10 Facts About Montmartre


Montmartre is primarily known for its artistic history, the white-domed Basilica of the Sacre-Cœur on its summit, as well as a nightclub district.

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Montmartre built a small chapel, called the Martyrium, at the site where it was believed that Saint Denis had been decapitated.

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In 1871, Montmartre was the site of the beginning of the revolutionary uprising of the Paris Commune.

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The heights of Montmartre were retaken by the French Army with heavy fighting at the end of May 1871, during what became known as the Semaine Sanglante, or "Bloody Week".

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Montmartre ran for a seat in the council of the Paris Commune, but received less than eight hundred votes.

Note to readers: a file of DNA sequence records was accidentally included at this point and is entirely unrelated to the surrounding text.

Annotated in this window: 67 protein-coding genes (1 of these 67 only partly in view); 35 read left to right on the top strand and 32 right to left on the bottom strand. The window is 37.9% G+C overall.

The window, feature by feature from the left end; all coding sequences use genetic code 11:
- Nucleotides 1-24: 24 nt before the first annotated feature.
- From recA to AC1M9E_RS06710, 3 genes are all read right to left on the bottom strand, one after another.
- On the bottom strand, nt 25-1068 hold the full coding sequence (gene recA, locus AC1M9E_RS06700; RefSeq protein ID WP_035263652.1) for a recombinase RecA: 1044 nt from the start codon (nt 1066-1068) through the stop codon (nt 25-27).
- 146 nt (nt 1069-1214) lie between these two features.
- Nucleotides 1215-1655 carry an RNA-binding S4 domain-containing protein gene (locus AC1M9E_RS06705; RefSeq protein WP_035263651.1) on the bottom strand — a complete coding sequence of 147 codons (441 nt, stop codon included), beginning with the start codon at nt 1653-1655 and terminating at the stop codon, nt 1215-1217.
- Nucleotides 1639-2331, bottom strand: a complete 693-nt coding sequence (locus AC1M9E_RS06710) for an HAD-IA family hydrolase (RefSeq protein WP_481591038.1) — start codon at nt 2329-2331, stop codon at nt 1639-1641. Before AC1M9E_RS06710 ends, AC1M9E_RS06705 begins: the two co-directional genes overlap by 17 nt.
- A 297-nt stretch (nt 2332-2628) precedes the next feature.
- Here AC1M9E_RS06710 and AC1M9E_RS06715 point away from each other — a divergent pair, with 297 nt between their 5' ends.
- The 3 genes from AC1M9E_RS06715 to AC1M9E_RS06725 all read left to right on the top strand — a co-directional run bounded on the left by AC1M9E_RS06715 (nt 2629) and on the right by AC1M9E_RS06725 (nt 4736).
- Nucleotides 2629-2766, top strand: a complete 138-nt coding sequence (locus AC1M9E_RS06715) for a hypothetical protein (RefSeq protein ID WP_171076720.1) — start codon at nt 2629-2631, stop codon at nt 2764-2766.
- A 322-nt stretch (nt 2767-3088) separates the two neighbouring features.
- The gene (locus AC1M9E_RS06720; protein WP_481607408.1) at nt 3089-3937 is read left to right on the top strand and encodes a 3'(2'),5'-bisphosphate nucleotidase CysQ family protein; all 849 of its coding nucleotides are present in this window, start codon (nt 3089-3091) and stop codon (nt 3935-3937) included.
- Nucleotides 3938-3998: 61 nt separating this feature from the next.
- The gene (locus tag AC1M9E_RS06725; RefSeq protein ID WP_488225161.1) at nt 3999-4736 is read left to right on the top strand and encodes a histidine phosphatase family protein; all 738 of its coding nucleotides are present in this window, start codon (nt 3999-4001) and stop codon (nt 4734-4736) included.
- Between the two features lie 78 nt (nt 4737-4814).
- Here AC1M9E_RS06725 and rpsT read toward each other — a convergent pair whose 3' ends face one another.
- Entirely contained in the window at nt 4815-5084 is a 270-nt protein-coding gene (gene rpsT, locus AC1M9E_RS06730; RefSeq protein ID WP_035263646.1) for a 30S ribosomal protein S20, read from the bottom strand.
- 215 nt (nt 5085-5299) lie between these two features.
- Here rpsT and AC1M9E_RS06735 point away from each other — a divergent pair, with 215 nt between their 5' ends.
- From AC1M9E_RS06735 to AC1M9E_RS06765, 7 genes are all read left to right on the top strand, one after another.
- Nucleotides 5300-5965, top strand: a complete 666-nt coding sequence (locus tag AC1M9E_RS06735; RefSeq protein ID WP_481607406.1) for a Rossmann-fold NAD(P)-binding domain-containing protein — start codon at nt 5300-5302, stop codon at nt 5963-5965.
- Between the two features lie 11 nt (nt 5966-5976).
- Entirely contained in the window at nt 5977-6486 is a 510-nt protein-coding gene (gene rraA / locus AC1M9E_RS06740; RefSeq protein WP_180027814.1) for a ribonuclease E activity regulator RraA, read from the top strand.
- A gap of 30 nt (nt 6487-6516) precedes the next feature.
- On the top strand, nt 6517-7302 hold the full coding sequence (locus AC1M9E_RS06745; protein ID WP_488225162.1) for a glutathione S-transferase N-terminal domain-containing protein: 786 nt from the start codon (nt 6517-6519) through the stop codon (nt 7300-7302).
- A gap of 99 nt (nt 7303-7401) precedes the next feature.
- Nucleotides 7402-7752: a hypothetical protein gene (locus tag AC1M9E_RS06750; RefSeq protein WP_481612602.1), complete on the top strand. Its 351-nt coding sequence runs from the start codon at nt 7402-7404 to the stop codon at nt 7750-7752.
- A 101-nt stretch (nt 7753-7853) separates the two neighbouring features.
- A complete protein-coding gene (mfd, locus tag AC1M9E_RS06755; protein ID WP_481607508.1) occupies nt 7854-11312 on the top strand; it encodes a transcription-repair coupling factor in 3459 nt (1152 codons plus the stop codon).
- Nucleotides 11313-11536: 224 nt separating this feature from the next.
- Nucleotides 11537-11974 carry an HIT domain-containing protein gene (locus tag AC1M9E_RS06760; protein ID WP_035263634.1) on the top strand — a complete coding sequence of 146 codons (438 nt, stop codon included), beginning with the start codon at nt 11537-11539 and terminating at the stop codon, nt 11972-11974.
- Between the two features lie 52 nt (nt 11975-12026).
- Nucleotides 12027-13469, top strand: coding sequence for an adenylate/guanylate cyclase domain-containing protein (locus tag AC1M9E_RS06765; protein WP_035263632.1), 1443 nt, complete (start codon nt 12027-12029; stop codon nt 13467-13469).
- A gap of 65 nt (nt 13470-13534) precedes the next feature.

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Paris Commune French Army

Montmartre did not participate in the Commune, and was out of the city when the Commune was suppressed by the French army.

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Artists who performed in the cabarets of Montmartre included Yvette Guilbert, Marcelle Lender, Aristide Bruant, La Goulue, Georges Guibourg, Mistinguett, Frehel, Jane Avril, and Damia.

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Musee de Montmartre is in the house where the painters Maurice Utrillo and Suzanne Valadon lived and worked in second-floor studios.

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Montmartre is an officially designated historic district with limited development allowed in order to maintain its historic character.

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An inclined railway, the Funiculaire de Montmartre, operated by the RATP, ascends the hill from the south while the Montmartre bus circles the hill.

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